{ Various Conditions Upon Amount of Food Re-  
  quired.  
J (d) Consideration of Different Kinds of Foods, together j
l with percentages of nutritive constituents found in Z,
  them. j
  Fee of $10 will be charged for one or all the courses. ’
l
J l

 . l
A l
l
{ Elie Qvrhnnl nf illiming Engineering. l
1 i
  JUNE |5th—AUGUST 8th. T
  `
  PROFESSOR NORWOOD AND ASSISTANT EASTON.  
is This Course is intended especially for practical miners, mine foremen, *
Il; and mine managers who desire to improve their knowledge of the principles
_¤ that underlie the methods of coal mining. Instruction will also be given to
 I others, however, who may wish to acquire some knowledge of mining.
 ( Instruction will be given in-
 ? 1. The different systems of mining coal. Laying out the workings.
 i Methods for thin and thick seams, and for flat and pitching seams. Causes (
  and management of squeezes, etc., etc. {
Q  2. Blasting. Various explosives. Pointing and loading holes. Evils ‘
  resulting from improper blasting. Dangerous and safe methods. Dangers
 ( from black powder and dynamite. Precautions in blasting.
(  3. Ventilation. Necessities for ventilation. Composition of mine air. `
 _} Wholesome air. Methods of obtaining and increasing ventilation. Study
jr  of furnaces and fans. Methods of coursing, splitting and regulating the
  current; overcasts and undercasts, etc. Measuring the ventilation; use of
(  anernometer, water gauge, etc.
  4. Mine gases. Nature and origin of each. Indications of the presence
J  of each. Testing for explosive gas and for black damp. Principle of the
  safety lamp, and various types of such lamps. Use of safety lamps, etc.
 2 The instruction in mine gases is illustrated with experiments, and the effect
  of different percentages of marsh gas on the safety lamp flame is shown.
  _ 5. Explosions. The various causes. Relation of coal dust to explo-
 ,_ sions, and management of dust. Relation of blasting to coal dust and other
§’  explosions. Prevention of explosions. Rescue work.
N  6. Supporting excavations, including the principles underlying timber-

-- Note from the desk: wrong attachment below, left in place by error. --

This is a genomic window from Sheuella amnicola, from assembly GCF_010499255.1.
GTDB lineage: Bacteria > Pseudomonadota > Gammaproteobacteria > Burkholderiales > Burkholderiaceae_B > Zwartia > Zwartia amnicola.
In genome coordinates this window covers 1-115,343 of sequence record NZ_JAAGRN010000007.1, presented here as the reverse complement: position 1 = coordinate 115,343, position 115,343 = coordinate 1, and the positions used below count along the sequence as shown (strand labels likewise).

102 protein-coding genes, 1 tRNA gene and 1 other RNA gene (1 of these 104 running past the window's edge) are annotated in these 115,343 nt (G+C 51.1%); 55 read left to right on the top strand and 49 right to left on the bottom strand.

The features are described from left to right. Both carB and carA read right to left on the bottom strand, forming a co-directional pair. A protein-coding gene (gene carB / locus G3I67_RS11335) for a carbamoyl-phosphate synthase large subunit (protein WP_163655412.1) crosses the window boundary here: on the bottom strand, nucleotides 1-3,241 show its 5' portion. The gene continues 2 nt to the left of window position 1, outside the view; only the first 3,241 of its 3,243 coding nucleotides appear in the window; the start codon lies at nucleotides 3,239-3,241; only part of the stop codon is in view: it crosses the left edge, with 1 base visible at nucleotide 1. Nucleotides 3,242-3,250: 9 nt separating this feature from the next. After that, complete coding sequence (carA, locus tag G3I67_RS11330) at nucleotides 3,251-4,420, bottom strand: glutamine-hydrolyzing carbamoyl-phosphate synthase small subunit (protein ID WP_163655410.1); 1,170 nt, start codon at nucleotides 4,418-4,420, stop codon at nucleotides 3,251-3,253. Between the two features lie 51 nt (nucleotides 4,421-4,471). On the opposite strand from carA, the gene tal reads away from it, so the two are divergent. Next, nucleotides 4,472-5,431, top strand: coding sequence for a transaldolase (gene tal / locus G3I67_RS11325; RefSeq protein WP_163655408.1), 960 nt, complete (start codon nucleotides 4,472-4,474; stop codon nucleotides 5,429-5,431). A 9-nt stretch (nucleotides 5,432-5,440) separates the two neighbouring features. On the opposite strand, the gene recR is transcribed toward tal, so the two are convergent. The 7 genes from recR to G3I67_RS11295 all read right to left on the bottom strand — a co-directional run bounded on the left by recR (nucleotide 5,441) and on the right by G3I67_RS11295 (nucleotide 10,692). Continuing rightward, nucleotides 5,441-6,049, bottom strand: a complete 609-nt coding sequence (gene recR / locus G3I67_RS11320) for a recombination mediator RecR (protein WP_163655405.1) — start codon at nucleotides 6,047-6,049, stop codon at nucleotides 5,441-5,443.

j_ ing, the different methods of timbering, computing the strength of pil-
"  lars, etc.
  7. Safety appliances for shaft and slope mine.
°i  8. Mine fires. Causes and management.
 { 9. Surveying, including use of compass, putting up sights, marking off
i,  rooms at various angles, grading track (use of level), laying out curves, etc.
  10. Map drawing. ‘·
,(  The instruction is illustrated with demonstrations and experiments
  wherever possible. The equipment includes a mine fan, which may be used
jg  to illustrate the principles of both the compressive (forcing fan) and vacuum
il  (exhaust fan) system of ventilation; also, anemometer, water gauge, safety
  lamps of various types, surveying instruments, etc. `
ll  Students will be expected to provide themselves with drawing tools, ‘
Z?  which may be obtained in Lexington at reasonable prices.
  Persons desiring to take examinations for mine foremen from time to
(5  time will find the course quite helpful.
‘?  The session begins ]une 15th and ends August 8th. Fee, $10.00.
gg  Rooms for a limited number free. Table board trom $2 to $3 per week.
L ; For further information address
gi  C. ]. NORWOOD or H. D. EASTON, .
[  , Lexington, Ky. i
.  

 .  Q
3  l
, Qummvr évaawn uf the §rhuul nf Qlnnl Ziuguwmng. i
I
I
S Students who wish to secure additional credit or make up deficiencies in
} order to shorten their regular collegiate schedule of studies or lighten -
  their work for the ensuing year will find the course offered directly adapted
  to meet their needs, and will receive the same credit therein as if the work
I had been given during a regular college session.
` Short courses will be especially arranged for those who are unable to at-  
tend the regular college session, but who desire to prepare themselves for  
` more advanced engineering work. l
\i; 3
  COURSE IN DETAIL.
_ STRUCTURAL DRAFTING.-—The work in Structural Drafting consists of
1 fifteen plates of structural detail and covers nearly every phase of structural t
detail met in actual practice.
` PLANE SURvEv1NG.——An elementary course in land surveying methods %
l
and the use of surveying instruments.  
GRAPHIC STATICs.—Principles and methods. Roof trusses. Bridge  
trusses. Locomotive wheel loads. Trusses with broken chords.  
RAILWAY ENGINEERING.‘*LOC3tlOll curves. Compound curves.  
Changing radius. Shifting curve. Turnouts from straight track. Turnouts
from curved track. Sidings and cross·0vers. Location and earthwork com-
putation.
Roon AND Bnrnca DnsroN.—Theory and design of roofs, bridges, `
` standpipes, towers and other problems of structural interest.
STONE·CUTTING.—··Pl3l1€ sided surfaces. Structures containing develop- I
able surfaces. Structures containing warped surfaces. Structures contain- l
ing double-curved surfaces. I
I
expenses. I
n " · 
A fee of ten dollars, payable in advance, will be charged for one course,  
` and Eve dollars each for additional courses.  
A For additional information send for regular College Catalogue, or write  
” WALTER E. ROWE, 518 Rose Street, _
Q Lexington, Ky.  
A I
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·, I
I .
  `
  I
 
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 (
I illllzrhanir Aria. l
  — I
; 7
  JUNE 8th—JULY 30th.  
I
  OBJECTS OF THE SCHOOL.  
l, The Summer School in Mechanic Arts was nrst established to give to l
l machinists, carpenters, metal workers, engineers, firemen, superintendents él
I of electric light plants, public buildings having power plants, and artisans `
l of all classes that training in engineering subjects which they have been I
l} unab